In 653, Cedd was sent by Oswiu of Northumberland with three other priests to evangelise the Middle Angles,  who were one of the core ethnic groups of Mercia, based on the mid-Trent Valley. Peada of Mercia, son of Penda, was sub-king of the Middle Angles. Peada had agreed to become a Christian in return for the hand of Oswiu's daughter, Alchflaed (c.635-c.714) in marriage. This was a time of growing Northumbrian power, as Oswiu reunited and consolidated the Northumbrian kingdom after its earlier (641/2) defeat by Penda. Peada travelled to Northumbria to negotiate his marriage and baptism.
Cedd, together with the priests, Adda, Betti and Diuma, accompanied Peada back to Middle Anglia, where they won numerous converts of all classes. Bede relates that the pagan Penda did not obstruct preaching even among his subjects in Mercia proper, and portrays him as generally sympathetic to Christianity at this point – a very different view from the general estimate of Penda as a devoted pagan. But, the mission apparently made little headway in the wider Mercian polity. Bede credits Cedd's brother Chad with the effective evangelization of Mercia more than a decade later. To make progress among the general population, Christianity appeared to need positive royal backing, including grants of land for monasteries, rather than a benign attitude from leaders.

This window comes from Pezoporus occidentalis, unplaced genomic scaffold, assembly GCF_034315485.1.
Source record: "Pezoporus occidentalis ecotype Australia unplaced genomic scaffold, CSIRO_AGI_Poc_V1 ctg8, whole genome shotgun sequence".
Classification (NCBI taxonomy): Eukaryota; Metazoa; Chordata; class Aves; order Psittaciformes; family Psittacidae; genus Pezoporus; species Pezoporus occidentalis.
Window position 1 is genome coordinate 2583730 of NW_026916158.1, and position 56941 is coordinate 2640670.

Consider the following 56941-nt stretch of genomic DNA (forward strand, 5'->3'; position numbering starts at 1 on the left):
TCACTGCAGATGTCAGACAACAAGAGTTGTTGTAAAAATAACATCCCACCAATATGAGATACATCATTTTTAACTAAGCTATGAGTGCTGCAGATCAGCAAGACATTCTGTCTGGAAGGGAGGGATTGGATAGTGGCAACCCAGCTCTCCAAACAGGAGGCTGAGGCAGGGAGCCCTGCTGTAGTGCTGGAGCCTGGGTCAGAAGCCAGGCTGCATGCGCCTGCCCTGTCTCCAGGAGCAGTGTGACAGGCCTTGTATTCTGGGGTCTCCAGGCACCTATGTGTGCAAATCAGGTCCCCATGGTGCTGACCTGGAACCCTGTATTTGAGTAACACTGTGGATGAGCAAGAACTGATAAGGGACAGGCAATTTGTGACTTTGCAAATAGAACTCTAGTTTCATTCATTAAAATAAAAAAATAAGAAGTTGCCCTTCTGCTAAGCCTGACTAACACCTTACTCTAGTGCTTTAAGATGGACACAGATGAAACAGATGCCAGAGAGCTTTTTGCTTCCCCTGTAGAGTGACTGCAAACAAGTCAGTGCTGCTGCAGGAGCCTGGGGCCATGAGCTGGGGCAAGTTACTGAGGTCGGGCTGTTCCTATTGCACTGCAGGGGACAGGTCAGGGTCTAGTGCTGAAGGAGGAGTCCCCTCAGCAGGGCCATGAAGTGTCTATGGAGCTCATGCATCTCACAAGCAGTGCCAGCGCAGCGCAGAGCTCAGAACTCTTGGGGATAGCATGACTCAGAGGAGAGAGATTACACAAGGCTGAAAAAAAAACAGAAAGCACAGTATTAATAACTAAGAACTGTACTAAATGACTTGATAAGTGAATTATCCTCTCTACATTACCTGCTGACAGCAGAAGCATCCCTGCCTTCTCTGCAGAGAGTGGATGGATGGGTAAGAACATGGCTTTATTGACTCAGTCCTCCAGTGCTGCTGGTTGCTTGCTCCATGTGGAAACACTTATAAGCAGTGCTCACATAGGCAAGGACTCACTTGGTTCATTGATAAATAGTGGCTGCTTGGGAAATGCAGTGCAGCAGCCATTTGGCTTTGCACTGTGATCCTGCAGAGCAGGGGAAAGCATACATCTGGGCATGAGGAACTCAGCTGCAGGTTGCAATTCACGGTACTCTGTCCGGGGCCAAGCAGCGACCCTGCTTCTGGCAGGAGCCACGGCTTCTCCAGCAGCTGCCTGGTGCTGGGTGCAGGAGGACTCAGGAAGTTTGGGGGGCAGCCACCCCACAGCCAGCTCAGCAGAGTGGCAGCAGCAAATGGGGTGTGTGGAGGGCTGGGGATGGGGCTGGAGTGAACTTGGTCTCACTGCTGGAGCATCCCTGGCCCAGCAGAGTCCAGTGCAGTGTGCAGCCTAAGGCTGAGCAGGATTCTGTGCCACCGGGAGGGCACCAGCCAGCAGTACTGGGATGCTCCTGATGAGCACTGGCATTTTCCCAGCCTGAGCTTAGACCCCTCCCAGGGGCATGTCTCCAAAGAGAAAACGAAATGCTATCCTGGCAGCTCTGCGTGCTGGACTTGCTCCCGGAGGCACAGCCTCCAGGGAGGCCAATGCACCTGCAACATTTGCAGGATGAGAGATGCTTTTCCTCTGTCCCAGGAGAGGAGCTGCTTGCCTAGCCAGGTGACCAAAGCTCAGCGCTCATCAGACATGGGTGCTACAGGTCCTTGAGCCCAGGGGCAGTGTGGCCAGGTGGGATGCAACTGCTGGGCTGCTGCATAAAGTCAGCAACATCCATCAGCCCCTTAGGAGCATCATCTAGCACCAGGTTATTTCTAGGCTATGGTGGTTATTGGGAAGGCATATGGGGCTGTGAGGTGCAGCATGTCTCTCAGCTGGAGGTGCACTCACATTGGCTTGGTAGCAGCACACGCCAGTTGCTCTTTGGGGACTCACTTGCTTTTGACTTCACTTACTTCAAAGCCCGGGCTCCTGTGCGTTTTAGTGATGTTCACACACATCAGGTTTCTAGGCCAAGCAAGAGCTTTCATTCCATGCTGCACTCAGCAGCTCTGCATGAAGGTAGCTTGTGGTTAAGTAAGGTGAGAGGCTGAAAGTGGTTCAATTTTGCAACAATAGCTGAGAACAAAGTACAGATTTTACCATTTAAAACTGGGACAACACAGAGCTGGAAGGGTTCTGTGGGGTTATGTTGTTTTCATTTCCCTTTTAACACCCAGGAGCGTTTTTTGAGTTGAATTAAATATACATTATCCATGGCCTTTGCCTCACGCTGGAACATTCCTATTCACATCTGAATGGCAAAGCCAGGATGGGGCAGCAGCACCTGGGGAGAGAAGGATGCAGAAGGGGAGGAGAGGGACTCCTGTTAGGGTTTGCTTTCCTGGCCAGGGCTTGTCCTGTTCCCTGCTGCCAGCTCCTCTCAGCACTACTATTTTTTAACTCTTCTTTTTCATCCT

Cedd was soon recalled from the mission to Mercia by Oswiu, who sent him on a mission with one other priest to the East Saxon kingdom. The priests had been requested by Sigeberht the Good to reconvert his people. 
The East Saxon kingdom was originally converted by missionaries from Canterbury, where Augustine of Canterbury had established a Roman mission in 597. The first bishop of the Roman Rite was Mellitus, who arrived in Essex in 604. After a decade, he was driven out of the area. The religious destiny of the kingdom was constantly in the balance, with the royal family itself divided among Christians, pagans, and some wanting to tolerate both.
Bede tells us that Sigeberht's decision to be baptized and to reconvert his kingdom was at the initiative of Oswiu. Sigeberht travelled to Northumbria to accept baptism from Bishop Finan of Lindisfarne. Cedd went to the East Saxons partly as an emissary of the Northumbrian monarchy. Certainly his prospects were helped by the continuing military and political success of Northumbria, especially the final defeat of Penda in 655. Practically, Northumbria gained hegemony among the Anglo-Saxon kingdoms.
After making some conversions, Cedd returned to Lindisfarne to report to Finan. In recognition of his success, Finan ordained him bishop, calling in two other Irish bishops to assist at the rite. Cedd was appointed bishop of the East Saxons. As a result, he is generally listed among the bishops of London, a part of the East Saxon kingdom. Bede, however, generally uses ethnic descriptions for episcopal responsibilities when dealing with the generation of Cedd and Chad.